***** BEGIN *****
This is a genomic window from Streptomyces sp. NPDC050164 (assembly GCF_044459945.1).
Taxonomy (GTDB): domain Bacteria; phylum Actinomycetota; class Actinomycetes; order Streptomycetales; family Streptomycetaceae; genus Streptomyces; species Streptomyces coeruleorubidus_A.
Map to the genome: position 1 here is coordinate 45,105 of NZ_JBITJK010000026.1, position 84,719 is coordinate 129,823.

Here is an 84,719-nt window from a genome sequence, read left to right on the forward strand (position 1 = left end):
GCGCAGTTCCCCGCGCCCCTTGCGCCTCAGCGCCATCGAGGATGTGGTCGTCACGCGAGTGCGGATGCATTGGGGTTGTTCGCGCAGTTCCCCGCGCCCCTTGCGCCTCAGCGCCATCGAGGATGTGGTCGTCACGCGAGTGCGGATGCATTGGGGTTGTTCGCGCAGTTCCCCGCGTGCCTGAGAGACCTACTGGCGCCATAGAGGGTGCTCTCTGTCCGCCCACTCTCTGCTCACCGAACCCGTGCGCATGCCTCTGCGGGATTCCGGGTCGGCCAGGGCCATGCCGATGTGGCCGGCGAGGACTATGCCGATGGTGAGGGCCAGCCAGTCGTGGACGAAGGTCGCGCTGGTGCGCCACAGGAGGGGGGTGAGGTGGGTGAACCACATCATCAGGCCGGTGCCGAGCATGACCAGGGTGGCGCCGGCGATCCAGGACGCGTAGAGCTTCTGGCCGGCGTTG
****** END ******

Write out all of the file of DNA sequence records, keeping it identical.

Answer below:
This is a genomic window from Streptomyces sp. NPDC050164 (assembly GCF_044459945.1).
Taxonomy (GTDB): domain Bacteria; phylum Actinomycetota; class Actinomycetes; order Streptomycetales; family Streptomycetaceae; genus Streptomyces; species Streptomyces coeruleorubidus_A.
Map to the genome: position 1 here is coordinate 45,105 of NZ_JBITJK010000026.1, position 84,719 is coordinate 129,823.

Here is an 84,719-nt window from a genome sequence, read left to right on the forward strand (position 1 = left end):
GCGCAGTTCCCCGCGCCCCTTGCGCCTCAGCGCCATCGAGGATGTGGTCGTCACGCGAGTGCGGATGCATTGGGGTTGTTCGCGCAGTTCCCCGCGCCCCTTGCGCCTCAGCGCCATCGAGGATGTGGTCGTCACGCGAGTGCGGATGCATTGGGGTTGTTCGCGCAGTTCCCCGCGTGCCTGAGAGACCTACTGGCGCCATAGAGGGTGCTCTCTGTCCGCCCACTCTCTGCTCACCGAACCCGTGCGCATGCCTCTGCGGGATTCCGGGTCGGCCAGGGCCATGCCGATGTGGCCGGCGAGGACTATGCCGATGGTGAGGGCCAGCCAGTCGTGGACGAAGGTCGCGCTGGTGCGCCACAGGAGGGGGGTGAGGTGGGTGAACCACATCATCAGGCCGGTGCCGAGCATGACCAGGGTGGCGCCGGCGATCCAGGACGCGTAGAGCTTCTGGCCGGCGTTG